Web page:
FAYETTEVILLE, Ark. (AP) — Knile Davis unintentionally offered the deepest insight into how the personality of the Arkansas football team has changed in the weeks since Bobby Petrino's firing and John L. Smith's hiring as his replacement.
Davis, the star Razorbacks running back, was comparing the differences in coaching styles between the controlling, businesslike Petrino and the huggable Smith when he mentioned that Smith has a demanding side to his personality as well.
"John, he has a serious side," Davis said. "You can't be in this game playing around. He can be serious. He knows how to get what he needs out of you, but he also has a playful side, and that's cool."
Davis' reference to Smith by his first name didn't go unnoticed, and he was quickly asked if he would have ever referred to Petrino as "Bobby."
"Uh, no, probably not," Davis said with a sheepish smile.
It's been less than a month at Arkansas since Petrino's dismissal after revelations he hired his mistress and gave her $20,000 in gifts.
Since then, the Razorbacks have completed spring practice, welcomed their former assistant Smith back as head coach and made plans for an offseason of work while trying to build on last season's 11-2 record and No. 5 final ranking.
The Arkansas program itself has also undergone a personality transformation of sorts. Players have been made available to the media more frequently and for longer durations than in the past. They are willing to talk openly about the whirlwind spring following Petrino's motorcycle accident on April 1. And, more than anything, they appear relaxed for a change.
"Yeah, the environment is a lot different, but it's cool that it's different," Davis said. "It's not bad that it's different."
It's a kinder, gentler version of the Razorbacks in Fayetteville these days — thanks largely to the outgoing and personable Smith. He left Arkansas in December after serving as an assistant for three years under Petrino, becoming the head coach at his alma mater, Weber State.
Following the Petrino scandal, it was Smith who inquired about returning to the Razorbacks. He eventually signed a 10-month, $850,000 contract and was greeted with a hero's return from the players — who welcomed the fact that Smith would keep the coaching staff intact while also calling him a "players' coach."
"We have full respect for coach Smith," Arkansas wide receiver Cobi Hamilton said. "Obviously, he's a little different personality and you're going to see a few more smiles, a few more laughs, but he's a great coach. We're going to stand behind him, and I know he has a lot of guys here who are ready to play for him."
The last time Petrino took part in an Arkansas practice on the field was on March 30. The former Atlanta Falcons coach was in his usual form that day, berating a side judge for missing an offside call during the scrimmage.
Petrino was known to save the same kind of wrath for his players. Any criticism of his methods, though, was quickly squashed by his success and that of his players, particularly on offense.
Arkansas was 34-17 in four seasons under Petrino, 21-5 over the last two while leading the Southeastern Conference in passing offense in three straight seasons. Before that, he was 41-9 in four seasons at Louisville.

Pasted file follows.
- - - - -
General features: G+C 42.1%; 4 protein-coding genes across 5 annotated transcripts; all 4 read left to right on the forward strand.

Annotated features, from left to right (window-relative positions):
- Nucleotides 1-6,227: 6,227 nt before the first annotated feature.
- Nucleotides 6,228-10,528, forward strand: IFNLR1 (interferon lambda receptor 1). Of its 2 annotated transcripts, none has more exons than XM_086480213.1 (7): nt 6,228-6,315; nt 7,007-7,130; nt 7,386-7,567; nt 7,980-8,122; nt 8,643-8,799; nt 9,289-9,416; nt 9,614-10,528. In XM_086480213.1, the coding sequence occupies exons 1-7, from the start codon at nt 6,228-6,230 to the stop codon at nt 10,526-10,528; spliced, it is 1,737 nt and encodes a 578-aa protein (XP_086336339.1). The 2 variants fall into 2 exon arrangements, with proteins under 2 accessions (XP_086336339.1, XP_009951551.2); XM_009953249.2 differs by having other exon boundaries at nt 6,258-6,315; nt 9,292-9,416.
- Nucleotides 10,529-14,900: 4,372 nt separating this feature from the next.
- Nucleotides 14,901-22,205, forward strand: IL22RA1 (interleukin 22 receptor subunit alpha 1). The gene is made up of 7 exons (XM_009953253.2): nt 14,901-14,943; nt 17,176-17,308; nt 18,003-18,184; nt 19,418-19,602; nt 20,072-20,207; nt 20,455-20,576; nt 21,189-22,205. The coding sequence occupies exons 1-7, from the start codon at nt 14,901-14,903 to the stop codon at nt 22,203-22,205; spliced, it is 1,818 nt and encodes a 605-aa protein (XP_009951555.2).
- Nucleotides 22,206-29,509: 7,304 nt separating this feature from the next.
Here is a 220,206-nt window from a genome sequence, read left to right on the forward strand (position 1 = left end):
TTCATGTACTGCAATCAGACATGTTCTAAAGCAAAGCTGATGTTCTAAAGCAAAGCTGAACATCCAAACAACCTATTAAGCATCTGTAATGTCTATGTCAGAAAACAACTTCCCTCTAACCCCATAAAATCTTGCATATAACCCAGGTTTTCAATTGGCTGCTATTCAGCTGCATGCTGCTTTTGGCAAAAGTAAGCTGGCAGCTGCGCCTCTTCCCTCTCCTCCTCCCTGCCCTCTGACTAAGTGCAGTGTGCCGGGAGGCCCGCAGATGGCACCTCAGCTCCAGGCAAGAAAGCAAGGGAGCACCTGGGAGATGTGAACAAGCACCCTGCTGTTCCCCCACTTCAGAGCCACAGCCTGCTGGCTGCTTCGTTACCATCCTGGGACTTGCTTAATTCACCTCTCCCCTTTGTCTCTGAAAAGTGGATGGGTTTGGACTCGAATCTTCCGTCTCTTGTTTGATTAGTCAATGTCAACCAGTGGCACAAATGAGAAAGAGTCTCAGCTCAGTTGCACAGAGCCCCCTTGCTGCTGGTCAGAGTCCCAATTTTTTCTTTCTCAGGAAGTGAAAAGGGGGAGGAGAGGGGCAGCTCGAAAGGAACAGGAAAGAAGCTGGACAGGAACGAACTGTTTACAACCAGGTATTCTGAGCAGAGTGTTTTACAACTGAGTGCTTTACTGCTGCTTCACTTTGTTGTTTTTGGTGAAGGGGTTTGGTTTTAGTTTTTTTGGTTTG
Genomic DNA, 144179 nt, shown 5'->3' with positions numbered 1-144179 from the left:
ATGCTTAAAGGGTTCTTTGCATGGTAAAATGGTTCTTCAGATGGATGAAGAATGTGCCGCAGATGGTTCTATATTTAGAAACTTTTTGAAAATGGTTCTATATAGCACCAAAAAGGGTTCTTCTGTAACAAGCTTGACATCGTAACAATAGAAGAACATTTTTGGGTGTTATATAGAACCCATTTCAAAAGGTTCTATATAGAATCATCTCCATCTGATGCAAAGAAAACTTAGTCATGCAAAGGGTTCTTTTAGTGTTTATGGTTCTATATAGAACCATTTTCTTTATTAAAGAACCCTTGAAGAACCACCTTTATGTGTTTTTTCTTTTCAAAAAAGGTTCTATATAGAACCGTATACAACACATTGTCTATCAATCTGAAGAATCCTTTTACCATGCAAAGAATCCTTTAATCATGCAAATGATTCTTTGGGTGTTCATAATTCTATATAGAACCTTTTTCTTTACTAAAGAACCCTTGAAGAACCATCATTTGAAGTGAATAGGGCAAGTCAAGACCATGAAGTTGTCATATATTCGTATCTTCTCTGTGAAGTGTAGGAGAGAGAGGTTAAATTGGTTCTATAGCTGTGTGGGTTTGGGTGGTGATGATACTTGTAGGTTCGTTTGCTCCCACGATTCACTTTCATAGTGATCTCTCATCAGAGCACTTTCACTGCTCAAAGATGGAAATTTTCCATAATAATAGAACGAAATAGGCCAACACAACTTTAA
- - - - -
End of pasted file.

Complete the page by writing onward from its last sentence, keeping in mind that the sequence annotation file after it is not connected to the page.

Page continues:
Those are all facts Smith is well aware of, after having coached with Petrino at four schools.
"Hey, Bobby's a genius," Smith said. "He's so far over my head, it's scary."
Smith said he plans on keeping the same practice structure and discipline that Petrino had in place at Arkansas. That said, he's well aware that his personality is far different than that of his predecessor, saying: "I'm just going to be me, and I don't think Bobby could be anybody but him," and that he hopes to bring more of a "personal touch."
"Those kids are going to come in this office, they're going to sit down and they're going to get their butt chewed," Smith said. "Not that (Petrino) didn't, but they're going to get hugs as well."
The players have had to walk a delicate line while praising Smith's personable approach, for the last thing they want to do is seem as if they are criticizing Petrino. Not only did he lead them to the Sugar Bowl two seasons ago and a Cotton Bowl win over Kansas State last season, but Petrino also recruited all of the players and has put them in the position to compete for a national championship.
"I think there's two ways to coach a football game, and I've always said that," Arkansas quarterback Tyler Wilson said. "There's plusses and minuses to both. I don't think you bash one at all.
"There's preferences, obviously, that I like coaching, but there's two ways to coach a football game and guys respond differently to both, so you've kind of got to have the best of both worlds."
Smith showed the best of those two worlds during an end-of-year team meeting last week. Davis said Smith was his usual outgoing self during the meeting while also laying down a firm tone in addressing internal matters.
None of the players would say what those matters were, but they likely had something to do with three arrests since March.
What Davis and others did say was that Smith was in "full command" of the meeting room. He expects that command to continue throughout next season, just as he's sure the comparisons between Smith and Petrino will continue.
"Coach Petrino is the way he was, John L. is the way he is," Davis said. "Whether who's better really doesn't matter to me. They both have their ways of coaching and getting people to do what they need them to do. That's cool with me."